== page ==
I've often found myself thinking that what she actually wants is wider and more secure devolution powers so she works to try to persuade a knackered and desperate UK to make her an offer which she will then sell in Scotland as the best that can 'realistically' be achieved.
    Under May/Johnson/Truss there was no chance of this kind of backroom deal but under 'soppy Sunak' maybe things might be different. Perhaps the timing of the release of the frigates contract news was carefully chosen to be just before the Supreme Court judgement ?
    Logically greater, but limited, devolution ought to be the UKs preferred, lesser evil, outcome.
    Will NS resign, or reinvent herself as a champion of independence if the court goes against us ? Or will Sunak then make a 'magnanimous' gesture of a few more scraps from the table ?
    The annoucement will, as you suggest James, be crucial in all sorts of possible ways.

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  7. SLab maintain their slight resurgence in latest YouGov, Scottish sub-sample (field work 9 - 10 Nov): Con 16%, Lab 27%, SNP 44%.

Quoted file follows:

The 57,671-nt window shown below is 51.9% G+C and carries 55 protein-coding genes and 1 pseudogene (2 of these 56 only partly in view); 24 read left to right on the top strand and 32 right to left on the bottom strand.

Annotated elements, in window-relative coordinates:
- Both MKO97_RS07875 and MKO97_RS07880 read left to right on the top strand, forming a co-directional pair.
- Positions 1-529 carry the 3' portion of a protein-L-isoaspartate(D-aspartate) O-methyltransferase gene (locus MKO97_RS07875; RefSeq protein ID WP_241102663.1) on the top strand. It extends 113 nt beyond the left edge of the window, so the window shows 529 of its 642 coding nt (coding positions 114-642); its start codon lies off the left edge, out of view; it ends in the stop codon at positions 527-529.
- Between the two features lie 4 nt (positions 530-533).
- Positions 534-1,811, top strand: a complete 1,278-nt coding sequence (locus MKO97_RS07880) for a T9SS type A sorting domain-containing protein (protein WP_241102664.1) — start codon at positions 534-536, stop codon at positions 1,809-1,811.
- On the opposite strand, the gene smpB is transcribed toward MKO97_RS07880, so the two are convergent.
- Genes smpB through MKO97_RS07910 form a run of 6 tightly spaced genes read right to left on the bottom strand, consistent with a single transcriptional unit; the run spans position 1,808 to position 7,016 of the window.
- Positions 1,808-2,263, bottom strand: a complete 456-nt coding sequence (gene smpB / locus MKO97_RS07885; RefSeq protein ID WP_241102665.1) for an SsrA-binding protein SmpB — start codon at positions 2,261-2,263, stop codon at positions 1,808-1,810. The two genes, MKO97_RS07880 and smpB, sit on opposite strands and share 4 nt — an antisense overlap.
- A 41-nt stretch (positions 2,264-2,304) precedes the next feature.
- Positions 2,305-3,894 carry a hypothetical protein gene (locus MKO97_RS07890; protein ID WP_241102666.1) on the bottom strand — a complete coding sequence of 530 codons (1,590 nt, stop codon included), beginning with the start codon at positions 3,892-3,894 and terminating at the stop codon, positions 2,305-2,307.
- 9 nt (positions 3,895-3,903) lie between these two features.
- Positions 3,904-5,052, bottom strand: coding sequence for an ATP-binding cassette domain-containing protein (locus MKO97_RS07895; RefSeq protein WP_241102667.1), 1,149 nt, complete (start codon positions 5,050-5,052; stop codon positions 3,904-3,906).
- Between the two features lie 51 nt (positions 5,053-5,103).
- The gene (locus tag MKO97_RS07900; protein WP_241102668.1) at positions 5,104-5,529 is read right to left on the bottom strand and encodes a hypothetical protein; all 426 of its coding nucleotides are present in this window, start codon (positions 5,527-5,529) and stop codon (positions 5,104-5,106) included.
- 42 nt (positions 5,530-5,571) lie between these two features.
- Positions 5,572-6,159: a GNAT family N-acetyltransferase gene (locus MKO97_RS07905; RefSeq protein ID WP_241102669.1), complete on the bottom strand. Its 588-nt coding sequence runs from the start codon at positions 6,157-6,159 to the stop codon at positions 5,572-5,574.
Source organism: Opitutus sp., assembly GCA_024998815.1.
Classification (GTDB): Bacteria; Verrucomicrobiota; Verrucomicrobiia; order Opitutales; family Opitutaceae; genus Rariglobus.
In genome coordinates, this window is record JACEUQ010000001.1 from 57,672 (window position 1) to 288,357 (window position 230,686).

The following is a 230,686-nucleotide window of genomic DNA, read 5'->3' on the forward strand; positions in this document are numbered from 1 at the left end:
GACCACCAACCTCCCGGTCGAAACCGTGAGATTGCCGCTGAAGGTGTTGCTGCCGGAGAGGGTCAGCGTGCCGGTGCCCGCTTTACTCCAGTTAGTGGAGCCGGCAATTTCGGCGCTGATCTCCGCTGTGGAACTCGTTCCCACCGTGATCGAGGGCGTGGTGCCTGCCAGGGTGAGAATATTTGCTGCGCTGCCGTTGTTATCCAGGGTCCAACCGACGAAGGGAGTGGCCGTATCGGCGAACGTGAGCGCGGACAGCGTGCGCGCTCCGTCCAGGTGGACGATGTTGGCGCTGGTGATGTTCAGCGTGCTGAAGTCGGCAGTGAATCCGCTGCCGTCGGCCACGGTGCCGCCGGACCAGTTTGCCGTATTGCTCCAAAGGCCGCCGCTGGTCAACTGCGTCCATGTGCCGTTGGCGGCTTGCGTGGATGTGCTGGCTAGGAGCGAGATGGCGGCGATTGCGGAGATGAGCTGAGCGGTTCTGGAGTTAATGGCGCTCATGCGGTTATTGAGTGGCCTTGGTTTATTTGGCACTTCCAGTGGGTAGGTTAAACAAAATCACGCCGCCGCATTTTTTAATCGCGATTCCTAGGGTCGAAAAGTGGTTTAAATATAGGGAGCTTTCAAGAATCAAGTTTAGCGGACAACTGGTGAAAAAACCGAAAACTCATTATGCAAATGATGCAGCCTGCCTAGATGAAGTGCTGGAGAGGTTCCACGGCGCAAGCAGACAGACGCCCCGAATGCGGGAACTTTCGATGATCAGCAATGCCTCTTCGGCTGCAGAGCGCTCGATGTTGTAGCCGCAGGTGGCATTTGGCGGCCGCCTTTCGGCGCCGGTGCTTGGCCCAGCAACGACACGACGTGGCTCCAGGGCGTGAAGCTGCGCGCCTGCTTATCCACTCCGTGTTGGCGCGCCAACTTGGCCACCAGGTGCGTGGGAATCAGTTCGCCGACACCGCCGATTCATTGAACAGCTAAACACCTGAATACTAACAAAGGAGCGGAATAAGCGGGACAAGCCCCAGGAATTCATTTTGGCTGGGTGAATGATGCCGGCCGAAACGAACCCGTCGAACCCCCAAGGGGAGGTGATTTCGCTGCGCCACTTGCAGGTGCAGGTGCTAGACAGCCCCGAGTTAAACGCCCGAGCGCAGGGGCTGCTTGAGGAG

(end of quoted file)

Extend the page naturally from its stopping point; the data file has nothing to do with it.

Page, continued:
Disapproval of Brexit at UK level at all time high. EDKs, 60% disapprove.
    Scottish sub-sample (edks) 78% disapprove. A notional 56% margin of victory for Remain. Now, that SHOULD provide firm foundations for building a solid Yes majority.

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  8. There is simply no rational explanation for Wings attacks and misleading information on Independence support and the movement. He is entitled to criticise the SG, but his argument that his vision is better, and if you dont agree he will damn you to hell, is delusional madness, simply best ignored. 95% of YES supporters have lifes to get on with ,and bills to pay, they do not care about Wings, they are waiting for a date, which either way will not be long in coming. When the debate begins again, Stu Campbell will find it hard to be heard or respected by the majority of the YES campaign, after all, it will be a debate he claimed would never happen under an SNP government.

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    1. Anonymous - I thought there was a date - next October 19th. So it is really a Kenny Dalglish date - maybes aye maybes naw.

      " will not be long in coming." Not a very precise statement. People have been saying that since Sturgeon raised >£600k on an independence referendum promise back in 2017.

      What is this Campbell "vision" you refer to?

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  9. Both Sky and Sturgeon's key and valued insititution, the BBC, cut off their coverage of the budget statement just as the SNP spokesperson Thewliss was about to speak. This is the level of contempt the Britnat media show to Scotland and its majority party.